Raven Concealment recently rolled out the second iteration in their Vanguard series of holsters, the Vanguard 2 (VG2). The Vanguard holsters, and the VG2 specifically, are a truly unique design concept. The Vanguard holsters are essentially trigger guards with an attachment mechanism, and provide an extremely minimalist way to carry your handgun.
The idea is simple – cover the trigger guard, and provide a way to attach the holster to your belt, bag, etc. Then when you draw the pistol, the holster stays behind and weapon comes free.
When I first saw the original Vanguard holsters, I was completely disinterested. It didn’t take long, however, before Raven had developed quite the following for its original Vanguard holster. When the VG2 was announced at SHOT Show 2012, it sent the Raven fan base into a veritable tizzy. “What is the big deal?” I wondered.
The original Vanguard holster is made for several different handguns, but not the Vanguard 2. In its current form, it fits only Glock pistols generation 3 and 4 chambered in 9mm, .40 S&W, .357 SIG, and .45 GAP. So it’s a versatile holster for sure, as one holster will fit many different Glock models.
Recently, I became a Glock owner, so when Raven announced that the VG2 was finally available for order, I decided it was time to find out what the hoopla was all about.
The Vanguard 2 can be adjusted for ride height and cant, is tuckable to aid in concealment, and is fully ambidextrous.
Materials and Colors
The Vanguard 2 is injection molded plastic. The plastic has a quality, durable feel to it, but it’s distinctively different from Kydex, which I have a bit of a thing for. At the time of writing, it comes in black only.
Not much to report here – it’s injection molded. There are no rough edges with injection molding, you can pretty much get any shape you want.
Retention is excellent. I tested the VG2 in both concealed carry and off the body carry in a bag (read man purse), and my G19 never came out of the holster when I didn’t want it to. It’s also not too tight either.
Raven Concealment is famous for horrible lead times, but the VG2 is a departure from their standard 16-18 week lead time. As mentioned, the VG2 is injection molded, meaning they are not made by hand the way other Raven holsters are, so you get them faster. At the time of writing, the Raven website stated a 7-14 day lead time. Considering they are almost assuredly manufactured in bulk, this still seems a bit long, but not that bad either.
The Vanguard 2 is a minimalist inside the waistband (IWB) holster. Having said that, I think most people who are interested in the VG2 are running it appendix carry, which is how I tested the holster.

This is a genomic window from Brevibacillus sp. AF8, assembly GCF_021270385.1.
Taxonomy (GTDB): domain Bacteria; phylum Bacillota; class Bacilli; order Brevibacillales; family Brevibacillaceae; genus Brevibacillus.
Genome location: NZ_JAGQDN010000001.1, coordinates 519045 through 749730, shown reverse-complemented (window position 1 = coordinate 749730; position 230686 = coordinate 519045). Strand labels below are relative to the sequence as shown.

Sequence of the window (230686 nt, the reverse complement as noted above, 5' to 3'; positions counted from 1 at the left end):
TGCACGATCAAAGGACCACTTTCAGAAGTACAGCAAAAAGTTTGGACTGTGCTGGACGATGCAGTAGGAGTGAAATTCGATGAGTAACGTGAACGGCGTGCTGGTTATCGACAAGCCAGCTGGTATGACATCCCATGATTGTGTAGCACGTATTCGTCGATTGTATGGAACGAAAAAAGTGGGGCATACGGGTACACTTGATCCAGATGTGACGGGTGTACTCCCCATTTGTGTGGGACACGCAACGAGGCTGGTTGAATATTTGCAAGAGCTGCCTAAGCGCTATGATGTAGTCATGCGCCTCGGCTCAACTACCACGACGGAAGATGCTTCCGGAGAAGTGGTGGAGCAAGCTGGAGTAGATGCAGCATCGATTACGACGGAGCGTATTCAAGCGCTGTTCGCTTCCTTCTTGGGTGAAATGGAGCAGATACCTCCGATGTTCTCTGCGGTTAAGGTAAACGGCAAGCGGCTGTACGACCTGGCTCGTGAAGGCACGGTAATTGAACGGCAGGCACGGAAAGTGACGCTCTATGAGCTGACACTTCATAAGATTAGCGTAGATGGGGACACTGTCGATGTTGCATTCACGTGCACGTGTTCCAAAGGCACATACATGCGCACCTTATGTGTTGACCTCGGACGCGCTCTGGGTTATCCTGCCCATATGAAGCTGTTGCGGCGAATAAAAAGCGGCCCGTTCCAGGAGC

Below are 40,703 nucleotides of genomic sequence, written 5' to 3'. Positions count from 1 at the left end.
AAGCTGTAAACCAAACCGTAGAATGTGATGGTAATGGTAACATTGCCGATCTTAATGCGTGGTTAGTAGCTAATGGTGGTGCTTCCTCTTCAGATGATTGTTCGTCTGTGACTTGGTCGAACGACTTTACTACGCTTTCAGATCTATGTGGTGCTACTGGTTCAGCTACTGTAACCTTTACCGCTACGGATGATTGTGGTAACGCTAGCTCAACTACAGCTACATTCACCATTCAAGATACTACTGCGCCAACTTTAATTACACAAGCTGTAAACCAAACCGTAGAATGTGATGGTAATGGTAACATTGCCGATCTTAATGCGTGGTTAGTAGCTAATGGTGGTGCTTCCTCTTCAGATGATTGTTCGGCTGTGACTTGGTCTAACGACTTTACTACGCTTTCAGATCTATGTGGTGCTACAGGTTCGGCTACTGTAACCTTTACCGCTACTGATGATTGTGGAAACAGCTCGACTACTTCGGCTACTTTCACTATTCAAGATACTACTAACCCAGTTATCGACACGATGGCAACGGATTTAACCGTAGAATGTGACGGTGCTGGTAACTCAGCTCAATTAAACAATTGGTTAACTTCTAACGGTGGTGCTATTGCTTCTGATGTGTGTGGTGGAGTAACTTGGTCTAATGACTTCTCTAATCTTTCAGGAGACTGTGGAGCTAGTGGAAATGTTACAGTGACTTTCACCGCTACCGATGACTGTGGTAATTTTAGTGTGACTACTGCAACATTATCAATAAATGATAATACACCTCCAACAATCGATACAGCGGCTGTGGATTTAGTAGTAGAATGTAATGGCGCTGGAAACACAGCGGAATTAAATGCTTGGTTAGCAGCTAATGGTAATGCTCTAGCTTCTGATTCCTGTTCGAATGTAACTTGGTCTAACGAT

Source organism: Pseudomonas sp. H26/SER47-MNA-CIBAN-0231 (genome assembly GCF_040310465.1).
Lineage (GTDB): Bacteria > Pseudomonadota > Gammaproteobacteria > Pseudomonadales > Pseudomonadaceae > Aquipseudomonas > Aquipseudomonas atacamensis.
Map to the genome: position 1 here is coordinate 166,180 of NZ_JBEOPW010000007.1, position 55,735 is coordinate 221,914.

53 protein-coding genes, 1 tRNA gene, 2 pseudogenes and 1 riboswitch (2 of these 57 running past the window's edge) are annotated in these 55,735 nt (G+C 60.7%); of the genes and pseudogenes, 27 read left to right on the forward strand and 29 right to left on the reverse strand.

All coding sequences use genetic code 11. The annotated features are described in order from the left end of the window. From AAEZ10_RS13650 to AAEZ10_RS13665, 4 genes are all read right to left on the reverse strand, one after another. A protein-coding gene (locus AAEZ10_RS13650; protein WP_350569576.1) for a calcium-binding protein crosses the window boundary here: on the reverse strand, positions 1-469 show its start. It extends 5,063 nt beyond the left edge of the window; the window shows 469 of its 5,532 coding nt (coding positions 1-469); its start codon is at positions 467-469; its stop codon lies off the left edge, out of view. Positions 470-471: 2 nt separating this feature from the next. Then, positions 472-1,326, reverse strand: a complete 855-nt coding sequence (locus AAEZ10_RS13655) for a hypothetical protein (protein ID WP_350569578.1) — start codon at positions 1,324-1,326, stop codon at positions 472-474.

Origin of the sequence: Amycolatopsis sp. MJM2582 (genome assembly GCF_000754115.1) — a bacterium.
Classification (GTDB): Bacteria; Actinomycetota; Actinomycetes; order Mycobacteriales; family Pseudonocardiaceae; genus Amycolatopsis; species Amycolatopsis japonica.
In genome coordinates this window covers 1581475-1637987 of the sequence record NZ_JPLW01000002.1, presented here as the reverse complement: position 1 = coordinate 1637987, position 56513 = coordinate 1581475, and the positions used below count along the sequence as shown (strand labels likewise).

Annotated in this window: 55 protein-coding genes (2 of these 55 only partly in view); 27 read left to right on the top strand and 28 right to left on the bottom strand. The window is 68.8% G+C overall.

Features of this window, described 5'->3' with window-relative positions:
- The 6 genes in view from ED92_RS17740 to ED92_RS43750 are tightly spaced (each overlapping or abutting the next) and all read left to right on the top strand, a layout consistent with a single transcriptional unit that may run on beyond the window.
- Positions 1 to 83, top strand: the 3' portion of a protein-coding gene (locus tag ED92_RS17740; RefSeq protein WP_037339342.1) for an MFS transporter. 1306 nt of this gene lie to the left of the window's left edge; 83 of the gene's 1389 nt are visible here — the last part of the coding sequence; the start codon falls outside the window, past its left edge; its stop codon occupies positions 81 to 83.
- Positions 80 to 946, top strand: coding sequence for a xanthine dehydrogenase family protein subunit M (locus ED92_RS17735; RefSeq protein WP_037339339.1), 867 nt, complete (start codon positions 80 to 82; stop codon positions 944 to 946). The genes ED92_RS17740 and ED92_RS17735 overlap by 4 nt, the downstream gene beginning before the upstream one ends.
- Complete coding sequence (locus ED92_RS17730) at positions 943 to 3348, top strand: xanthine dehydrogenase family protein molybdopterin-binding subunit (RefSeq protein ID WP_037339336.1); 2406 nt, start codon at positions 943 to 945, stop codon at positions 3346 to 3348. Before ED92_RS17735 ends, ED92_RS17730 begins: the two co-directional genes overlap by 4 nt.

Comfort and Concealability
I think comfort and concealability are the two of the biggest selling points of the VG2. As you can tell from looking at it, there’s not much to it, so it concealability is excellent. The loops are low profile, Pull-the-Dot rubber loops that don’t print, and that essentially is the only part of the holster that you have to conceal. The rest of the holster rides below the belt line.
Comfort is also very good. It took some adjusting to find the right position for me (more so than other appendix holsters), and I did initially have some trouble with one of the inside corners poking me. But after I got used to the holster and where to position it on my belt line, the poking issue went away. No carving was required.
Drawing from the VG2 is excellent. Retention is spot on, and even though the VG2 holds my Glock 19 very close to my body, it’s still very easy to get a full firing grip on the pistol. Re-holstering, however, is where the VG2 story changes from most other holsters.
One handed re-holstering is pretty much not possible with the VG2. In order to re-holster, you have to remove the VG2 by unsnapping the Pull-the-Dot loop, snap the VG2 back onto your pistol’s trigger guard, and put the holstered pistol back into your pants. In my opinion, this is a distinct disadvantage compared to other designs – the VG2 forces you to modify the way you train.
Another note on training is that since the VG2 is a trigger guard only, obviously the slide is completely exposed. So if you are practicing drawing from concealment, taking a few shots and re-holstering, you’ll want to put some time between reps to let the slide cool down. After a magazine or so, the slide starts to get hot.
Overall the Vanguard 2 does exactly what Raven Concealment Systems says it will do. It gives you a minimalist way to carry your Glock that conceals well and provides a pretty good level of comfort. The design, however, has distinct drawbacks that will be a deal killer for some. But if you are willing to live within the restrictions of the design, the Vanguard 2 is worth taking a look at.
Update 8/24/2012: Check out our comparison of the Raven Concealment Vanguard 2 and the PHLster Skeleton.